Several European firms have acquired acreages and taken up ethanol manufacturing for captive use in home country, which might prompt rethink on foreign ownership. According to a government working paper, existing tieups between Indian oil firms and Brazil's national hydrocarbons entity Petrobras can be expanded for canalising ethanol from captive acreages in that country.

Flagship overseas explorer ONGC Videsh, GAIL and refiner-marketer BPCL have MoUs with Petrobras. Efforts to promote gasohol, started by then oil minister Ram Naik during the NDA rule, has been doddering due to short supply of ethanol.

The oil ministry is running pilot projects in nine sugarcane growing states of blending 5% ethanol in petrol. The plan is to make it mandatory in all states and then move up to 10% blending. The department of chemicals and fertilisers has opposed mandatory blending of petrol, saying domestic production of ethanol is not even meeting demand from chemicals industry and alcohol manufacturers. Any diversion for petrol blending will aggravate the woes of the chemicals industry [entry ends here].
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Brazil and UK to develop ethanol project in Africa

Things are speeding up, along the lines we have been predicting: European countries will collaborate with green energy leaders (Brazil, Nigeria, Malaysia, Indonesia), to launch large-scale biofuels and bioenergy production projects in the global South, and more particularly in Africa. Prototypically, in such 'South-North-South' agreements, Europe delivers capital and market access, the green energy leader brings in knowledge and technical expertise, and the developing world partner offers agro-ecologic advantages, land, labor and law. Not long ago, France closed such a cooperation agreement with Brazil, partnering to launch projects in Africa and the Caribbean.

And here is another example of what such 'trilateral' and 'multilateral' exchanges will look like: Brazil, the world's largest ethanol exporter, and Britain want to develop the production of ethanol from sugar cane in southern Africa, officials from both governments said on Tuesday. The move is intended to diversify cheap ethanol production globally to meet fast-growing international demand. Many potential consumers are hesitant to increase their ethanol consumption because Brazil is the only large global supplier.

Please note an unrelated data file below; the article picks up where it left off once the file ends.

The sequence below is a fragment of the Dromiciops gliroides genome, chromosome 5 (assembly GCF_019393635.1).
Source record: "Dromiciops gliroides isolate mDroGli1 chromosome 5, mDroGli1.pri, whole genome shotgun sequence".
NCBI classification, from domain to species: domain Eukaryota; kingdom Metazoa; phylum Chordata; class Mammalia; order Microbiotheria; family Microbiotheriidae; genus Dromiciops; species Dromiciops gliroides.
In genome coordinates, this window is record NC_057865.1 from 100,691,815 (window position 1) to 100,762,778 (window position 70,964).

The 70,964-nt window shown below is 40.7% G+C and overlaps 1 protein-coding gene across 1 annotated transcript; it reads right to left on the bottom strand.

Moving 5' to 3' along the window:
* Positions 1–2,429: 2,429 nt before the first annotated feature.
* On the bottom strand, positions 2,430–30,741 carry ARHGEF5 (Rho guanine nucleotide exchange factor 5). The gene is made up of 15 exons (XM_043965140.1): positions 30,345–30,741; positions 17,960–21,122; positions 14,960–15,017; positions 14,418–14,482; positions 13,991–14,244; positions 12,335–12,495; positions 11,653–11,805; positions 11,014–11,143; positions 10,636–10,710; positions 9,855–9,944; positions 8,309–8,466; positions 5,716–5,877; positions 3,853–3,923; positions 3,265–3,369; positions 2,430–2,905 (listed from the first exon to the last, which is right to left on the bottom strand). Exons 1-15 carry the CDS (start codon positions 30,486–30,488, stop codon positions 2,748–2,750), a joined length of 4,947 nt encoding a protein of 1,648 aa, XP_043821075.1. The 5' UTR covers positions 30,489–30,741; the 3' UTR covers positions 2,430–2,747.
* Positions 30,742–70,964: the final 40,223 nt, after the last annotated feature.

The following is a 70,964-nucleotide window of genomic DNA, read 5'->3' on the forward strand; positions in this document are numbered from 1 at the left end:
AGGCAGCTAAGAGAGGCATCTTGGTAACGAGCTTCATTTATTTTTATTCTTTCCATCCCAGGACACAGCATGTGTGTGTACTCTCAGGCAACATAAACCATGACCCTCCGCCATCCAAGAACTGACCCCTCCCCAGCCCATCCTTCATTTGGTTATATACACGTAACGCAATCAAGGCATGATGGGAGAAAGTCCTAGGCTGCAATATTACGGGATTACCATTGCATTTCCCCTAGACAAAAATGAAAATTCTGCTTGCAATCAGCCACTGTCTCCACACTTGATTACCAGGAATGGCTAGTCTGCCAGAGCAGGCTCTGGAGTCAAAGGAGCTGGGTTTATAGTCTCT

"The product needs to become (more) available to consumers," Brazilian Industry and Trade Minister Luiz Furlan told a news conference. "The commitment of both countries is to develop other (ethanol) supplier countries." Brazil and the United Kingdom are tackling "one of the biggest threats in the world today -- climate change," UK Secretary of State for Trade and Industry Alistair Darling told the news conference.

Darling said many countries wanting to reduce carbon-based fuels could learn from Brazil. "I can now confront any car manufacturer in Europe who tells me that people won't buy cars powered by ethanol," he said after test-driving a "flex-fuel" car, which operates on ethanol or gasoline.

The flex-fuel technology was developed in Brazil and now accounts for about 75 percent of all new car sales. Strong international demand for ethanol has increased prices sharply, after several countries in Europe and Asia made a minimum consumption of biofuels obligatory:

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In Brazil, ethanol accounts for about 40 percent of all motorists' non-diesel fuel consumption.

A UK-Brazil task force is to present a business proposal within 90 days to produce cane-derived ethanol in southern Africa, Furlan said.

A feasibility study commissioned by the UK and Brazil had already identified several countries, particularly South Africa and Mozambique, where sugar cane production was commercially viable, a Darling aide said.

Brazilian agronomists visited South Africa in recent weeks and found no "technical impediments," Furlan said.

Brazilians were working to "re-adapt" and increase the productivity of 11 varieties of sugar cane originally from South Africa.